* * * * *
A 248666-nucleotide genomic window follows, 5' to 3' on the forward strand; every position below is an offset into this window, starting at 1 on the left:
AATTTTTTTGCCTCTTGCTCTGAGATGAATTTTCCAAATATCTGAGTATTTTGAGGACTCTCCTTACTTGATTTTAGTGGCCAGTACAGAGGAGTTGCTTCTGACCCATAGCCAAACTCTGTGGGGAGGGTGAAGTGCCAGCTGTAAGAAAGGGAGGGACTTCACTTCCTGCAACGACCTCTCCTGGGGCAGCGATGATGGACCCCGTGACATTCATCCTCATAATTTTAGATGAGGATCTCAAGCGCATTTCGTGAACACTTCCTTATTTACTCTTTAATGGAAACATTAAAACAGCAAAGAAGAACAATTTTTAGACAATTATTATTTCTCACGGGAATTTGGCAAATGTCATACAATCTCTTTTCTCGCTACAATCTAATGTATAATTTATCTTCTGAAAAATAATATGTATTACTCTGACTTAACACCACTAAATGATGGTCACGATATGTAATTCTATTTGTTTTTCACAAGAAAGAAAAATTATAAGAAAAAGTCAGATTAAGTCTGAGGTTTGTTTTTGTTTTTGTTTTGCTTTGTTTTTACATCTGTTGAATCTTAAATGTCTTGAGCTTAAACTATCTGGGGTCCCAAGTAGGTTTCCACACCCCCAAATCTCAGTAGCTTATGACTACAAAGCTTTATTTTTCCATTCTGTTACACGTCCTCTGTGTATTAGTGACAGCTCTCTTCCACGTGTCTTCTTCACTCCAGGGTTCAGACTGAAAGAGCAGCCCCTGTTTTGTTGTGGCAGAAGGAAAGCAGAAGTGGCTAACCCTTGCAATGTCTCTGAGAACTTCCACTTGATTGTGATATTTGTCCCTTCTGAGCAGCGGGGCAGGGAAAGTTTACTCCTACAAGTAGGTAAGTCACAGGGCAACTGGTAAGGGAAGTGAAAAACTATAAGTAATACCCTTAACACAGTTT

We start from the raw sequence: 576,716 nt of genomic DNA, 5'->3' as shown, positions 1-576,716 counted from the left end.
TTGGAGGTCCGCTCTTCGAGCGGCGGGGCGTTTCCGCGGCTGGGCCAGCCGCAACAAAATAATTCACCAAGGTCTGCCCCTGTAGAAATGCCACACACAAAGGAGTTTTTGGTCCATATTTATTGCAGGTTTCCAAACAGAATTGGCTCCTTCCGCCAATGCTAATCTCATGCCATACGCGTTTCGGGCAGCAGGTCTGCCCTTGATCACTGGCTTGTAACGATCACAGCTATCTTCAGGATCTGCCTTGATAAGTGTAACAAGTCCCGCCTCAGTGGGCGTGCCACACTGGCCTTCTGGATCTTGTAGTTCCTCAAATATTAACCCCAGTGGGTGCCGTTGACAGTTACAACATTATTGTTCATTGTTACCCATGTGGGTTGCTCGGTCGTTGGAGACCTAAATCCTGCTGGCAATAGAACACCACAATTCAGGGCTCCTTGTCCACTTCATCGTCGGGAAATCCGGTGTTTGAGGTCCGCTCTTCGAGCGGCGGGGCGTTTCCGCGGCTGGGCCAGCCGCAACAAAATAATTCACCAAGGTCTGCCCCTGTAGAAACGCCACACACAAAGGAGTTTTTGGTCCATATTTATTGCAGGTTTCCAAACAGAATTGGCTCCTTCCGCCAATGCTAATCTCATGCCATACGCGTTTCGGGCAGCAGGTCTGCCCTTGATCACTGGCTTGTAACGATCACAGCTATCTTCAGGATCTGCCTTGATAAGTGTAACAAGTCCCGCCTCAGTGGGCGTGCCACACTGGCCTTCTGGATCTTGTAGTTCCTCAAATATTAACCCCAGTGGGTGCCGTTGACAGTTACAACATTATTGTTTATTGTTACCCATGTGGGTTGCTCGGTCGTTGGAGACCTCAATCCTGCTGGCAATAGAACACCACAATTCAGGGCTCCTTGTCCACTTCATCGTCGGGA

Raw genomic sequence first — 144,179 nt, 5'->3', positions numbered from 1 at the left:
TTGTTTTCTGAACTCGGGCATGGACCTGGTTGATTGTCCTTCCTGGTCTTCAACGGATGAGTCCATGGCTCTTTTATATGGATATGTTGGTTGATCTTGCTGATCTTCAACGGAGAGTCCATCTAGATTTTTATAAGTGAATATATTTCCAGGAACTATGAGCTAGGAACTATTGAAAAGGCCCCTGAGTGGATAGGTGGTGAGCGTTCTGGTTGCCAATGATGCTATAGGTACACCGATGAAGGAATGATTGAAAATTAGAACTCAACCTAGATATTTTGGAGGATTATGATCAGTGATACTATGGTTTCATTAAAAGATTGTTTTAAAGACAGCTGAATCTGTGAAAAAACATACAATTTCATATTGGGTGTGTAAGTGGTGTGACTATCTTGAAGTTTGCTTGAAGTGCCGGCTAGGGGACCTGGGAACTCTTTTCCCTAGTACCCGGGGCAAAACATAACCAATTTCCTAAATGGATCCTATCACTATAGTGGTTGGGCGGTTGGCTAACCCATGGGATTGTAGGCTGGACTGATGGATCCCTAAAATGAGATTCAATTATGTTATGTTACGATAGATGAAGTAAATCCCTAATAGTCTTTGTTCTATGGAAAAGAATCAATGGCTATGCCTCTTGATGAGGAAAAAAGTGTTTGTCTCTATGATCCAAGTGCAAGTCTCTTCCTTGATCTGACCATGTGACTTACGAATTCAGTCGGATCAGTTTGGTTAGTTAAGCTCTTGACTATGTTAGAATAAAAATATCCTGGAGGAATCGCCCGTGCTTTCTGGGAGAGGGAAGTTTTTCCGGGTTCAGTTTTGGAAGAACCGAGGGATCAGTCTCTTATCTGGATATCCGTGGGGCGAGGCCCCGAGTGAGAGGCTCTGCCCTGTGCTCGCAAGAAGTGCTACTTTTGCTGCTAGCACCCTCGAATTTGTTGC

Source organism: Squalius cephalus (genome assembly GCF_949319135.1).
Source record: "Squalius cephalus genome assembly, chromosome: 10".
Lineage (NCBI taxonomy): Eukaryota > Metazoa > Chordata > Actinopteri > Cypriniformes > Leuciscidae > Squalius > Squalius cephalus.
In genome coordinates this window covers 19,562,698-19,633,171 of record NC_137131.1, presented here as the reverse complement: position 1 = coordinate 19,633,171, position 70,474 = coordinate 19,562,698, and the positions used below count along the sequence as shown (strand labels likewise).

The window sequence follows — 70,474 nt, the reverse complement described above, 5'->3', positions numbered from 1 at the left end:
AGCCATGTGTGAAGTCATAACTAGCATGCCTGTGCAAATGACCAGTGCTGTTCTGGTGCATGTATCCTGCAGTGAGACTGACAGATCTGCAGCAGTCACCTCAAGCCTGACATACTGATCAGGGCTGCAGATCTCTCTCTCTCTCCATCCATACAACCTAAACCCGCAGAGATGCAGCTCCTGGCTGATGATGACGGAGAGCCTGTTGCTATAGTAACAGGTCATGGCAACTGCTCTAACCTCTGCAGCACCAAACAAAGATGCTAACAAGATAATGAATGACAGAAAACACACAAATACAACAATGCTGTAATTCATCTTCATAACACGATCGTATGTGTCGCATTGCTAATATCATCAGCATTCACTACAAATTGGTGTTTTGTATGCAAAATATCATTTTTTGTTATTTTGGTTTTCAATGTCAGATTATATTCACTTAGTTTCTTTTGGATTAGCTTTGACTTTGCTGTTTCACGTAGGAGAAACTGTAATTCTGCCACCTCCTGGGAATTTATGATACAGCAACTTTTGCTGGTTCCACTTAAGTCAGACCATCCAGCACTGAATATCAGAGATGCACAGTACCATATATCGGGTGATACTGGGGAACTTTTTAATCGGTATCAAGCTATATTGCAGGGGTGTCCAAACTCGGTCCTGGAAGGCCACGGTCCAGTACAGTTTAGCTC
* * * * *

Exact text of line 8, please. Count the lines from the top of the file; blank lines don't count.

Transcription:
Source record: "Squalius cephalus genome assembly, chromosome: 10".